Personal injury attorney Ken Shigley recently wrote a great post on “chameleon” trucking companies. In the industry, a “chameleon” is an unsafe trucking company that changes its name or re-registers to avoid liability or problems with its safety rating. The owners, equipment, drivers, and even address, usually stay the same. While the name on the side of the truck may be new, our families are still being endangered by the same careless drivers or the same defective equipment.
Ken’s post reminded me of a recent truck driver deposition. In the case, a lady suffered life-altering and disabling injuries on an Alabama highway. Following the crash, the truck driver refused to even exit his rig and help. The lady survived only because a passerby stopped and helped until emergency responders could arrive. Although the truck driver refused to help, he had time to make multiple cell phone calls. These included calls to a “rapid response” team which rushed to the scene – not to help the victims but to protect the trucking company.
In deposition, the truck driver admitted having at least three collisions in the three years preceding the crash in Alabama. Each prior collision was clearly his fault. In one, he rear-ended an innocent driver on another Interstate highway. In another, he crashed into a loading dock causing substantial damage to a factory. In the third, he continued to drive his truck after the roadway had become too dangerous due to ice, crashing and knocking out local electrical utilities. In addition to the prior crashes, the medical examiner had cautioned the company about allowing this driver to stay on the road due to serious health issues. When I simply asked in deposition if he must follow basic safety rules while driving his rig, the driver refused to say yes. Instead, he responded to questions asking whether he must follow safety rules by saying, “theoretically” and “in a perfect world.” The safety of our families on the roadway was not important to this driver. Did the trucking company remove this driver from our highways, even temporarily, after any of these past events? No. Did the trucking company try to retrain the driver after any of these past events? No. The trucking company simply put him back on our highways with instructions to deliver the merchandise on time.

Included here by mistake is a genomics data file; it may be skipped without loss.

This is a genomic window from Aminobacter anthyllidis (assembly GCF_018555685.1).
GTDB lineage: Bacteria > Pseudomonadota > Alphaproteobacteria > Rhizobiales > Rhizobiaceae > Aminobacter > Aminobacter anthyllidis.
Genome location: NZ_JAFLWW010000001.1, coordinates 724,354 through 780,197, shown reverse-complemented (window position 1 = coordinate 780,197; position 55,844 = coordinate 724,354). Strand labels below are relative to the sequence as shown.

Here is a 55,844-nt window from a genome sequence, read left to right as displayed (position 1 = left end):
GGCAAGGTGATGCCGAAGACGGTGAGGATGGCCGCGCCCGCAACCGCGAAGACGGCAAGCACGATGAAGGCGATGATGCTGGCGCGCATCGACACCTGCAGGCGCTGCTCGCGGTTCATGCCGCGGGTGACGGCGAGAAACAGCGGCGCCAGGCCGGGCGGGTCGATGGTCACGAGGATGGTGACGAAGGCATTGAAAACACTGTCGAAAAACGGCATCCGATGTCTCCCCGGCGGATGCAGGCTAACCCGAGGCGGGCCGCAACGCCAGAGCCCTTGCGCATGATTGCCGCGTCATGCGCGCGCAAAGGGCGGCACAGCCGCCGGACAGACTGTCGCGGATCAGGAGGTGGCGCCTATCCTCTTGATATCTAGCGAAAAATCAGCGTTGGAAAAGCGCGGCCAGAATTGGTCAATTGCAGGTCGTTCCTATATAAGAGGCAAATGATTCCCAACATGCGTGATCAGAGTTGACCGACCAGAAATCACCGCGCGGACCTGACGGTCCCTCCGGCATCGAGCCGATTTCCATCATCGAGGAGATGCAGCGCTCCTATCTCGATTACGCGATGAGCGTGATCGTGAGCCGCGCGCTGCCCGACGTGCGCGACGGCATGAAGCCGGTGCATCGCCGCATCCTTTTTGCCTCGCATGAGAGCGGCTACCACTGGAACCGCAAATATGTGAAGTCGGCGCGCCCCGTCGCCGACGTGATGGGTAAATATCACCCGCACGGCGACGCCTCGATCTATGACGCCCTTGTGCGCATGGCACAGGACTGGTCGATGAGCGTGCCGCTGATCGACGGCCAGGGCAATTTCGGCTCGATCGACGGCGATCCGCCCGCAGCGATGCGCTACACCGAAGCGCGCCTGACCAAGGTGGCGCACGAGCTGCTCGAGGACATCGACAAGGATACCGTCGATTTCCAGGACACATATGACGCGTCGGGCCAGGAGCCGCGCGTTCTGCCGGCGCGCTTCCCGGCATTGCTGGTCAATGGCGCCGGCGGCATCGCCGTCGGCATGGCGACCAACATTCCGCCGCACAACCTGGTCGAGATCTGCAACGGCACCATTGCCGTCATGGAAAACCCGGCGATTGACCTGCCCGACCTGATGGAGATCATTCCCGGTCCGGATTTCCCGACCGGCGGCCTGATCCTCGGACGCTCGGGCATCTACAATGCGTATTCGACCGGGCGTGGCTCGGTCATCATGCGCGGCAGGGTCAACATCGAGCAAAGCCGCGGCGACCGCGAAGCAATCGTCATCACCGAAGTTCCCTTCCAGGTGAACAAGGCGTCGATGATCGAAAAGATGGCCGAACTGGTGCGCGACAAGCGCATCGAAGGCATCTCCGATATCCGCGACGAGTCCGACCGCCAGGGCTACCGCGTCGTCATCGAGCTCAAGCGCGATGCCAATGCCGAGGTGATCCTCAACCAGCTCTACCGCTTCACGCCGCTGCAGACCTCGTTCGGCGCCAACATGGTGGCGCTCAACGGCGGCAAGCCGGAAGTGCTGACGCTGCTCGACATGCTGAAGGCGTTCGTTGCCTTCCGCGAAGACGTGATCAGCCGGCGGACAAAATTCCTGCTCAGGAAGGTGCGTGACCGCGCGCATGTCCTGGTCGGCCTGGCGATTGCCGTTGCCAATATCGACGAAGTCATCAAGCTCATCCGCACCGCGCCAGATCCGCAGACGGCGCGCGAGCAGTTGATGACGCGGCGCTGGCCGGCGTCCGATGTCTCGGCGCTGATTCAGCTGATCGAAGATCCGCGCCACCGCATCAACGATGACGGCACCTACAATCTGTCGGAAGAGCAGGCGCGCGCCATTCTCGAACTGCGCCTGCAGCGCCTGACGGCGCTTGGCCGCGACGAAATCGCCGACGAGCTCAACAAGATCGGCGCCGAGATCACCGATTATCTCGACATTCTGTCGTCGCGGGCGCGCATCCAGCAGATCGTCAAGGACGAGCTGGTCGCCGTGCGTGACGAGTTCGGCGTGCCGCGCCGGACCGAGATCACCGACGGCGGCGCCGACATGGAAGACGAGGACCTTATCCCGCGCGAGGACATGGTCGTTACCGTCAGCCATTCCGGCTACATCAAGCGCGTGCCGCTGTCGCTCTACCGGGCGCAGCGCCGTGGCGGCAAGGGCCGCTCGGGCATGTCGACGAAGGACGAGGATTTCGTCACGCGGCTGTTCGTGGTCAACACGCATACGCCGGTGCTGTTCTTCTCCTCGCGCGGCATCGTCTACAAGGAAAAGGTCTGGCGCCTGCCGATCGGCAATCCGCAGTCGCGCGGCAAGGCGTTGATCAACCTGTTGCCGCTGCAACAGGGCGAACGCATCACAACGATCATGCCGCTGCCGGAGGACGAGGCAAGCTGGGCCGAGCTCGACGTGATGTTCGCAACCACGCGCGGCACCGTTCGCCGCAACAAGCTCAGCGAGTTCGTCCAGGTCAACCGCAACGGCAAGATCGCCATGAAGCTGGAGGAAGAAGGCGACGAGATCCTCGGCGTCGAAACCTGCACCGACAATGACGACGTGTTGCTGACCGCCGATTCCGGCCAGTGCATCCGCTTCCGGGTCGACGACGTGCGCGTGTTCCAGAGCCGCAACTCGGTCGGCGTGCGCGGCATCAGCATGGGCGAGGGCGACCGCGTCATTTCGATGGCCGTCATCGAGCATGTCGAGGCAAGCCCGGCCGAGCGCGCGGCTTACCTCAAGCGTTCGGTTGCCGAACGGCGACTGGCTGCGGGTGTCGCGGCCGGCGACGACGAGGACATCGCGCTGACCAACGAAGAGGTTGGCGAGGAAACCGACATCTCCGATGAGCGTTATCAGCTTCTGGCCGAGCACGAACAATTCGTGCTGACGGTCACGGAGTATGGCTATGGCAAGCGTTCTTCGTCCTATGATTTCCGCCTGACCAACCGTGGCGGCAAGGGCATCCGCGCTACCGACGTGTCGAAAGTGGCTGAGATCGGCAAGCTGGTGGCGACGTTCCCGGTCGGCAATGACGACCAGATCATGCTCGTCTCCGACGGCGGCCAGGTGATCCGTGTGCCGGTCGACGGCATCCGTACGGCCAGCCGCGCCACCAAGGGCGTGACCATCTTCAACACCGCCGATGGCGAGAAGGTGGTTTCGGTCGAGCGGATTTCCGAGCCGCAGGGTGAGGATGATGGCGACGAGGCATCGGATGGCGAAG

The trucking company did closely monitor this driver – just not for safety. A month prior to the terrible crash in my case, the driver was reprimanded and threatened with termination. The trucking company threatened termination because the driver had been late with several deliveries. Here, speed was valued over safety.
Many trucking companies take safety seriously. Yet, some do not. As Ken notes, the government does not adequately screen companies for important safety issues. Too many dangerous and unsafe truck drivers are allowed needlessly and continuously to endanger our families on the roadway.